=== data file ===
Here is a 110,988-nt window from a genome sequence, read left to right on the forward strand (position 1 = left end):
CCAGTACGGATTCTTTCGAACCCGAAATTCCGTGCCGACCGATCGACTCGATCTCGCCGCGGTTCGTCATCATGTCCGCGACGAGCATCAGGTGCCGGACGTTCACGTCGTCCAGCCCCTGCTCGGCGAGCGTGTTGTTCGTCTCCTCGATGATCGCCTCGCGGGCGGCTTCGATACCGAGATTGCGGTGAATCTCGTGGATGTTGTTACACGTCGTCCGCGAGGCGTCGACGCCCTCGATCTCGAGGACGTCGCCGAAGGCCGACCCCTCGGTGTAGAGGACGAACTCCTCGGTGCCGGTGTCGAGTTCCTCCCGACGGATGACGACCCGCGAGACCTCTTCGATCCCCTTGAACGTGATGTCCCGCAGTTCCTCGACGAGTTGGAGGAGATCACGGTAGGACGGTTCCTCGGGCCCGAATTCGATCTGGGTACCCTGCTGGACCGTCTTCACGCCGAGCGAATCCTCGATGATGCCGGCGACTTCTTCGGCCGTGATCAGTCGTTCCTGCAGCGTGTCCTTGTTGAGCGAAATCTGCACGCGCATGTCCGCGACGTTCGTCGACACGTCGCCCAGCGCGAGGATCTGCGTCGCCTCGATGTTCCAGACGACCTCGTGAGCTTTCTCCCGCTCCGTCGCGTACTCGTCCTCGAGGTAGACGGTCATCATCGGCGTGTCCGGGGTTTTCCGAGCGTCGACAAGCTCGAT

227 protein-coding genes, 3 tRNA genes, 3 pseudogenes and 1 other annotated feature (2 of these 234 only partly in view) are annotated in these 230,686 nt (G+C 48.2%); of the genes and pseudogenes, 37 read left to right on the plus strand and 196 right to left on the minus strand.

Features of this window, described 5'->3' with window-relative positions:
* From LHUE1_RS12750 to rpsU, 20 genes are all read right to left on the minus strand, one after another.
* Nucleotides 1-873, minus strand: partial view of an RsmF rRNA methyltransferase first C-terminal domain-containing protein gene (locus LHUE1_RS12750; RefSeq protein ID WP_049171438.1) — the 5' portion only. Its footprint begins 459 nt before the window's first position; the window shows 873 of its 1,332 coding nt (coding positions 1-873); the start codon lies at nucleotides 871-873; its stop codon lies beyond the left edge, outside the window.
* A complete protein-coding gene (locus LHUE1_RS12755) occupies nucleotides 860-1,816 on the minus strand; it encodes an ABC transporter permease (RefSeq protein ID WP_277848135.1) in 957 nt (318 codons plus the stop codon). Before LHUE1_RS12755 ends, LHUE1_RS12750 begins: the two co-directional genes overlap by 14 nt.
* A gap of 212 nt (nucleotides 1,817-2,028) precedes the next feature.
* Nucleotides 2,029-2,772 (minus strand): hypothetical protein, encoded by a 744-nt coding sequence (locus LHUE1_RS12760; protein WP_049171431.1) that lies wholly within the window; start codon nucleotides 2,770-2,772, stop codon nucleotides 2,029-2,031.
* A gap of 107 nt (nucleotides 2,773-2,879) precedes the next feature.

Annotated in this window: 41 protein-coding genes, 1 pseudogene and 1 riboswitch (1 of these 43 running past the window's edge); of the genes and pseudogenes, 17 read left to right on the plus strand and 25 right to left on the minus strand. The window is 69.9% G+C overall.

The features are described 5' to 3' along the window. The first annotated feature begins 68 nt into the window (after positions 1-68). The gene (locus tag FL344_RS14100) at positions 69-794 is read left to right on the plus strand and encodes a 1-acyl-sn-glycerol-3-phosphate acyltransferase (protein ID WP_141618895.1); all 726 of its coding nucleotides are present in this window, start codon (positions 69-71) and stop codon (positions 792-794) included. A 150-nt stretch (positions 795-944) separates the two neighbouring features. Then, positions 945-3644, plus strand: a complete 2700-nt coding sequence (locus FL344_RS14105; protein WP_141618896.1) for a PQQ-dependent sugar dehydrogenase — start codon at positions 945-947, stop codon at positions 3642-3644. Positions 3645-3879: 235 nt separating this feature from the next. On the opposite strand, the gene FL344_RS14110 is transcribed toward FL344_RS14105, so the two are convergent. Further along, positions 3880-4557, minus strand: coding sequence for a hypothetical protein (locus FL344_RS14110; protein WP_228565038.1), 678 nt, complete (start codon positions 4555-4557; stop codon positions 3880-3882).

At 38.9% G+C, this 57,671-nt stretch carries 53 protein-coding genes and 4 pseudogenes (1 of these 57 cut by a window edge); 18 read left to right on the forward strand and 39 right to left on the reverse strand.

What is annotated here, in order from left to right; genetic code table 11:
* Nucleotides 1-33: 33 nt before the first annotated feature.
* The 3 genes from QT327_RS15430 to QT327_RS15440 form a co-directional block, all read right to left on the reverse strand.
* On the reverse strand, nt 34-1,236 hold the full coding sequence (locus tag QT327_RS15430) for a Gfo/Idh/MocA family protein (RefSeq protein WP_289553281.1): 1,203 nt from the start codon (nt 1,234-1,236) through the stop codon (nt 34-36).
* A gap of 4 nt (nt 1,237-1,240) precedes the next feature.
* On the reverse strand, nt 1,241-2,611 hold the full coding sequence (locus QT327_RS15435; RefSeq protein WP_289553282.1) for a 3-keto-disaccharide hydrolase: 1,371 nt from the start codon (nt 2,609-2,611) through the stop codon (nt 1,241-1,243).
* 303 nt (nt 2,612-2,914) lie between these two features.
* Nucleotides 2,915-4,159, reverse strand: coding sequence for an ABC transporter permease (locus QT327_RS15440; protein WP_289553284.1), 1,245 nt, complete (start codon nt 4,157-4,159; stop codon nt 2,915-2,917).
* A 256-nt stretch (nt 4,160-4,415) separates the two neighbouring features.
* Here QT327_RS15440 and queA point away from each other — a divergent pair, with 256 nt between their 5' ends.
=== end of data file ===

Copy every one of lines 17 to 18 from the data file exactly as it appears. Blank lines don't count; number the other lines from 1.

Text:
* On the reverse strand, nt 34-1,236 hold the full coding sequence (locus tag QT327_RS15430) for a Gfo/Idh/MocA family protein (RefSeq protein WP_289553281.1): 1,203 nt from the start codon (nt 1,234-1,236) through the stop codon (nt 34-36).
* A gap of 4 nt (nt 1,237-1,240) precedes the next feature.